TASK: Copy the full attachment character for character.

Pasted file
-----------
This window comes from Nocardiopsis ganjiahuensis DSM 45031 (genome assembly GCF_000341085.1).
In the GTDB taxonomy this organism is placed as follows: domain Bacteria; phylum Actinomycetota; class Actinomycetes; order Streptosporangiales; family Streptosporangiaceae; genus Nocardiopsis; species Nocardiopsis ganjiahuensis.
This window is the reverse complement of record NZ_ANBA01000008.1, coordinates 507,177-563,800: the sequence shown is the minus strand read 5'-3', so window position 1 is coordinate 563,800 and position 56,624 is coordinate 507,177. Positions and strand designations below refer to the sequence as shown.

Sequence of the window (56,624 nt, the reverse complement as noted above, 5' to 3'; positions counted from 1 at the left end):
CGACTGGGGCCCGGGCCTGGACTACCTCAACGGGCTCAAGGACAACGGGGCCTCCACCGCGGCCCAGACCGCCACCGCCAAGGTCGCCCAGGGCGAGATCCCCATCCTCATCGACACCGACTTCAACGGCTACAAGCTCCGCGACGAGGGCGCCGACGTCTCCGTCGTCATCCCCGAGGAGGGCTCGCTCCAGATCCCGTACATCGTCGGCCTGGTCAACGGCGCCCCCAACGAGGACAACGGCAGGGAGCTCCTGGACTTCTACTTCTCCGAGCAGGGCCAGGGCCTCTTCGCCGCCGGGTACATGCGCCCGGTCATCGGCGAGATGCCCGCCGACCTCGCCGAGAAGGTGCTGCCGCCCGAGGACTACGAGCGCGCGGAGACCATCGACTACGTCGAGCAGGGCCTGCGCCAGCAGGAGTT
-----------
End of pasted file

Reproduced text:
This window comes from Nocardiopsis ganjiahuensis DSM 45031 (genome assembly GCF_000341085.1).
In the GTDB taxonomy this organism is placed as follows: domain Bacteria; phylum Actinomycetota; class Actinomycetes; order Streptosporangiales; family Streptosporangiaceae; genus Nocardiopsis; species Nocardiopsis ganjiahuensis.
This window is the reverse complement of record NZ_ANBA01000008.1, coordinates 507,177-563,800: the sequence shown is the minus strand read 5'-3', so window position 1 is coordinate 563,800 and position 56,624 is coordinate 507,177. Positions and strand designations below refer to the sequence as shown.

Sequence of the window (56,624 nt, the reverse complement as noted above, 5' to 3'; positions counted from 1 at the left end):
CGACTGGGGCCCGGGCCTGGACTACCTCAACGGGCTCAAGGACAACGGGGCCTCCACCGCGGCCCAGACCGCCACCGCCAAGGTCGCCCAGGGCGAGATCCCCATCCTCATCGACACCGACTTCAACGGCTACAAGCTCCGCGACGAGGGCGCCGACGTCTCCGTCGTCATCCCCGAGGAGGGCTCGCTCCAGATCCCGTACATCGTCGGCCTGGTCAACGGCGCCCCCAACGAGGACAACGGCAGGGAGCTCCTGGACTTCTACTTCTCCGAGCAGGGCCAGGGCCTCTTCGCCGCCGGGTACATGCGCCCGGTCATCGGCGAGATGCCCGCCGACCTCGCCGAGAAGGTGCTGCCGCCCGAGGACTACGAGCGCGCGGAGACCATCGACTACGTCGAGCAGGGCCTGCGCCAGCAGGAGTT